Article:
Automated food safety early warning system in the dairy supply chain using machine learning

Ningjing Liu, Yamine Bouzembrak, Leonieke M. van den Bulk, Anand Gavai, Lukas J. van den Heuvel, Hans J.P. Marvin*

*Corresponding author for this work

Research output: Contribution to journalArticleAcademicpeer-review

21 Citations (Scopus)
32 Downloads (Pure)


Traditionally, early warning systems for food safety are based on monitoring targeted food safety hazards. Optimal early warning systems, however, should identify signals that precede the development of a food safety risk. Moreover, such signals could be identified in factors from domains adjacent to the food supply chain, so-called drivers of change and other indicators. In this study, we show for the first time that such drivers and indicators may indeed represent signals that precede the detection of a food safety risk. The dairy supply chain in Europe was used as an application case. Using dynamic unsupervised anomaly detection models, anomalies were detected in indicator data expected by domain experts to impact the development of food safety risks in milk. Additionally, a Bayesian network was used to identify the chemical food safety hazards in milk associated with an anomaly for the Netherlands. The results showed that the frequency of anomalies varied per country and indicator. However, all countries showed in the period investigated (2008–2019), anomalies in the indicators “raw milk price” and “barely milk price” and no anomalies in the indicator” income of dairy farms”. A cross-correlation analysis of the number of Rapid Alert for Food and Feed (RASFF) notifications and anomalies in indicators revealed significant correlations of many indicators but difference between countries was observed. Interesting, for all countries the cross corelation with indicator “milk price” was significant, albeit the lag time varied from 5 months (United Kingdom) to 22 months (Italy). This finding suggests that severe changes in domains adjacent to the food supply chain may trigger the development of food safety problems that become visible many months later. Awareness of such relationships will provide the opportunity for food producers or inspectors to take timely measures to prevent food safety problems.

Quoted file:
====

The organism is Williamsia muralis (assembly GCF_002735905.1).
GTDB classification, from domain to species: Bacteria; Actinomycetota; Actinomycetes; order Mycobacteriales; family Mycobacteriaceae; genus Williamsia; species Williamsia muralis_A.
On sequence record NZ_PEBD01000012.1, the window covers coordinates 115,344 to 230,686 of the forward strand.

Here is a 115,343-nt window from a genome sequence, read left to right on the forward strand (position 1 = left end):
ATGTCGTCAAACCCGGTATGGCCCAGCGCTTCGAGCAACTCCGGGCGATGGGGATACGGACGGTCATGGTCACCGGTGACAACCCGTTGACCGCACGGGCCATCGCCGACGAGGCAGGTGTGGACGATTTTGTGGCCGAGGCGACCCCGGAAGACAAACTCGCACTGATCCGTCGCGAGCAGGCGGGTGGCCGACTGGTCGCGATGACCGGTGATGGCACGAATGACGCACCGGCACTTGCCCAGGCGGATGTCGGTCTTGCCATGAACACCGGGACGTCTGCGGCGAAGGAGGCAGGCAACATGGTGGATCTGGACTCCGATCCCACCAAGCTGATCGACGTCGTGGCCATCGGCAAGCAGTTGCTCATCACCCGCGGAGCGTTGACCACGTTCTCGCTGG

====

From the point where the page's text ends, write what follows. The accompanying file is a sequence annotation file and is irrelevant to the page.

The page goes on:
Original languageEnglish
Article number108872
Number of pages11
JournalFood control
Early online date5 Feb 2022
Publication statusPublished - Jun 2022
Externally publishedYes


  • Anomaly detection
  • Bayesian network
  • Detrended cross-correlation analysis
  • Dynamic unsupervised anomaly detection
  • Emerging risk
  • Milk safety
  • UT-Hybrid-D


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